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Effect of the number of drippers and irrigation frequency on production, fruit quality and water productivity in a high-density apple orchard

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Authors: J. R. Gispert, F. Ramírez de Cartagena, J.M. Villar, J. Rufat, I. Batlle
Issue: 113-1 (20-35)
Topic: Plant Production
Keywords: intensive apple production, drip irrigation, agronomical design, irrigation water use, wet soil volume, drip installation cost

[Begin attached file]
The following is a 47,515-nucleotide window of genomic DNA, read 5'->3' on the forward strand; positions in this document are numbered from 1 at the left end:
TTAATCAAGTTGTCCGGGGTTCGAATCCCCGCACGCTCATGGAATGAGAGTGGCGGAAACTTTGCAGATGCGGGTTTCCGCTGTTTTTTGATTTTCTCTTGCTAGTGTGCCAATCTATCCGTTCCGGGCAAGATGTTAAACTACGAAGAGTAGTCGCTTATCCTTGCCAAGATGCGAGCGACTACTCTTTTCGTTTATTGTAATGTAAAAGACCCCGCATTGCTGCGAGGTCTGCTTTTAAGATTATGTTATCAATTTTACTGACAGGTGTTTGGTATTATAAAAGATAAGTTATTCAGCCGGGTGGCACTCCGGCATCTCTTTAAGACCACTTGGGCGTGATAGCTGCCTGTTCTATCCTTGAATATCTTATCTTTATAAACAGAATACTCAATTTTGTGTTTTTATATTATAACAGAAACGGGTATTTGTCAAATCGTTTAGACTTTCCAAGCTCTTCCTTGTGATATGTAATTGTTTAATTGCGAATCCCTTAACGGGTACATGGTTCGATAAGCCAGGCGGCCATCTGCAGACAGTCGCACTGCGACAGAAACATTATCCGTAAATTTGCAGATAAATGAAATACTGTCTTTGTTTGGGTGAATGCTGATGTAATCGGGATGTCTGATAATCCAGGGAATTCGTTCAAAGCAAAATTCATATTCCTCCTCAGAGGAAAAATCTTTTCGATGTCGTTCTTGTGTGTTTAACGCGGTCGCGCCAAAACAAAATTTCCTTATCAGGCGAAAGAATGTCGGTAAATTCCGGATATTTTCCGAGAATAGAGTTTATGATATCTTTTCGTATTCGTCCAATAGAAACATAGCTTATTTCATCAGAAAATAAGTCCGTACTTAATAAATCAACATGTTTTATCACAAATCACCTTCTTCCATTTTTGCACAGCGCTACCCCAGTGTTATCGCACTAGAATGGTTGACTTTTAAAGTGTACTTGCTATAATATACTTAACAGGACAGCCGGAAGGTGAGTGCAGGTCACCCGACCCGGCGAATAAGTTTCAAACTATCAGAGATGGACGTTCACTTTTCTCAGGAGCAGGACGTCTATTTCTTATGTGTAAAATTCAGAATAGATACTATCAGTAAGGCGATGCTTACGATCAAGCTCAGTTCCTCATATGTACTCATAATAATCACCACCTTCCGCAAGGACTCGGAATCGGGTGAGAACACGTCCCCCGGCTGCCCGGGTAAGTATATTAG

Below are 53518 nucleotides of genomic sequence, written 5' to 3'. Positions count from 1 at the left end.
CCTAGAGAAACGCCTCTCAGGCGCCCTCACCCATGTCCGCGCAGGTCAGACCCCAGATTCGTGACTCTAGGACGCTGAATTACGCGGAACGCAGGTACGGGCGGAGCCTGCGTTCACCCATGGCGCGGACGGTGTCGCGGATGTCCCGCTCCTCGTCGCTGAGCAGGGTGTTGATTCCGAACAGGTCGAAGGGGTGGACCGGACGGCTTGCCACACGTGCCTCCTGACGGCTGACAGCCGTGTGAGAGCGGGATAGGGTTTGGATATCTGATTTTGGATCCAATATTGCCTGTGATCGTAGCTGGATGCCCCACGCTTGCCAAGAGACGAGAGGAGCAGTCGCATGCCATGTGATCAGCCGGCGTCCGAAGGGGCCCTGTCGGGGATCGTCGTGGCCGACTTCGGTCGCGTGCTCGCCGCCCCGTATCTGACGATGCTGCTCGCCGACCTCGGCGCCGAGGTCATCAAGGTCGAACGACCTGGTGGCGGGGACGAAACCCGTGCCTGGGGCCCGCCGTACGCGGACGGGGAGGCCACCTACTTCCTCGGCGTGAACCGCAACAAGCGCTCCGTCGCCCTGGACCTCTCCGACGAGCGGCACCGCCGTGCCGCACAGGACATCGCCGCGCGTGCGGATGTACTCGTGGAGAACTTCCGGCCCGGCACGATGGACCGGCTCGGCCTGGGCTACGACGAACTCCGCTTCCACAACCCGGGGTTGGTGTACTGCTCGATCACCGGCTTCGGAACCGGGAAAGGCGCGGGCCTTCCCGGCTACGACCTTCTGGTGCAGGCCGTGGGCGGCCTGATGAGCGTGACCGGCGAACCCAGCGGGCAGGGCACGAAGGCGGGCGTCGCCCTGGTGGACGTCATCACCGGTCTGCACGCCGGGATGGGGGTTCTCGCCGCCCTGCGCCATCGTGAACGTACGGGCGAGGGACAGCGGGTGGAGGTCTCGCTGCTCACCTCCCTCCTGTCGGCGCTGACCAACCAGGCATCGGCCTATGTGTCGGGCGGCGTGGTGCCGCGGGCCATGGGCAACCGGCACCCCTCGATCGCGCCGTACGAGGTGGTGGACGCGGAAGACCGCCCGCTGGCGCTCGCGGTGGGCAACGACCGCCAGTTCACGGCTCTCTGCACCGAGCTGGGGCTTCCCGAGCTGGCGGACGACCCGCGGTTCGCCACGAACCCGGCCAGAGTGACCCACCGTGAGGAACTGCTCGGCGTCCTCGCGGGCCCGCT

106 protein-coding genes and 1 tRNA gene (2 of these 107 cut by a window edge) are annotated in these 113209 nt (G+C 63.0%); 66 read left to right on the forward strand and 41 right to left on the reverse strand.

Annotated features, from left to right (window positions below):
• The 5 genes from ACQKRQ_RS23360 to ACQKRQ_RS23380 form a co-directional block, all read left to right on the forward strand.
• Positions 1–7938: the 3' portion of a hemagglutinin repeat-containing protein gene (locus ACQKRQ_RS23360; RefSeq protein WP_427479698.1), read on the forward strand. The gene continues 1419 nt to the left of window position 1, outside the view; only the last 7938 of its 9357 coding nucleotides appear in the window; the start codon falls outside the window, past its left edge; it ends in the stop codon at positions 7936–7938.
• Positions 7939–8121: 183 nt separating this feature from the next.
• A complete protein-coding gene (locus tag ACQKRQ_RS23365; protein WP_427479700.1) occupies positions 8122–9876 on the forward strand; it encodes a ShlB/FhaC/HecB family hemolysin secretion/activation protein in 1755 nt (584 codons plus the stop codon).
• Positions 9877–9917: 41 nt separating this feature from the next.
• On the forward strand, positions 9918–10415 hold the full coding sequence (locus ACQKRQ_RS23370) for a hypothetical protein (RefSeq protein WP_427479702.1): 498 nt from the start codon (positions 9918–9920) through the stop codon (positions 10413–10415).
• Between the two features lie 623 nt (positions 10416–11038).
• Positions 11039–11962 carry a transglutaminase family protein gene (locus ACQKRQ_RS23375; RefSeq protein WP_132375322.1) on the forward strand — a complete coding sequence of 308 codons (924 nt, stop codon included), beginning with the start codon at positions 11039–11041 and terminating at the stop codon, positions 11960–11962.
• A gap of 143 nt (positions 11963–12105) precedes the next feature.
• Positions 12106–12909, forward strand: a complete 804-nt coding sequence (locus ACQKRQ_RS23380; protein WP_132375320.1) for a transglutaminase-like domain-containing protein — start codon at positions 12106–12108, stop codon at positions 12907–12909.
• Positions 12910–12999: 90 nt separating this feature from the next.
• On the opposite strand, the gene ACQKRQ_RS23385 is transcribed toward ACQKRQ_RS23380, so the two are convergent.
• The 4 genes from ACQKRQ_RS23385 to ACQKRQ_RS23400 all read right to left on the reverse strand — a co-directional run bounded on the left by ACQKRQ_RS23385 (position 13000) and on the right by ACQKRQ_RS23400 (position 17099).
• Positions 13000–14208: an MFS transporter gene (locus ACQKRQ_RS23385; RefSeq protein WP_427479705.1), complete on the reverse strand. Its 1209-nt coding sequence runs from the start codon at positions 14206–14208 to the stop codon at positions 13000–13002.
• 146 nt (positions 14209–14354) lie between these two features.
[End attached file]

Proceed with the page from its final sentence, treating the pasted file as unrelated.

Field experiments were conducted during three consecutive years to determine the effect of the number of drippers per plant and irrigation frequency on the production, quality and water productivity parameters in ten year old apple trees, cv 'Golden Delicious' on rootstock EM9, grown in an intensive system with high-density planting in an alluvial soil of north‑eastern Spain. The experiment consisted in applying the same dose of water, determined according the irrigation water needs, through three different agronomic designs (1, 2 and 3 8 Lh‑1 pressure‑compensating drippers per tree), maintaining a constant irrigation time and varying the irrigation frequency (3, 6 and 9 days on average). No differences were observed among the three treatments for any of the variables analyzed (P <0.05), except for starch index. The lack of differences in production parameters between treatments, can probably be attributed in part to the standardization of the hydric pattern eventually developed in the three designs, due to the same water amount of water applied and also because the formation of a strip of continuous moisture along the crop row caused by the proximity between drippers. In the test conditions, the agronomic design with 1 dripper per tree and 3 days frequency achieved similar yields to those obtained with 2 or 3 drippers and lower irrigation frequencies, thus reducing installation costs.

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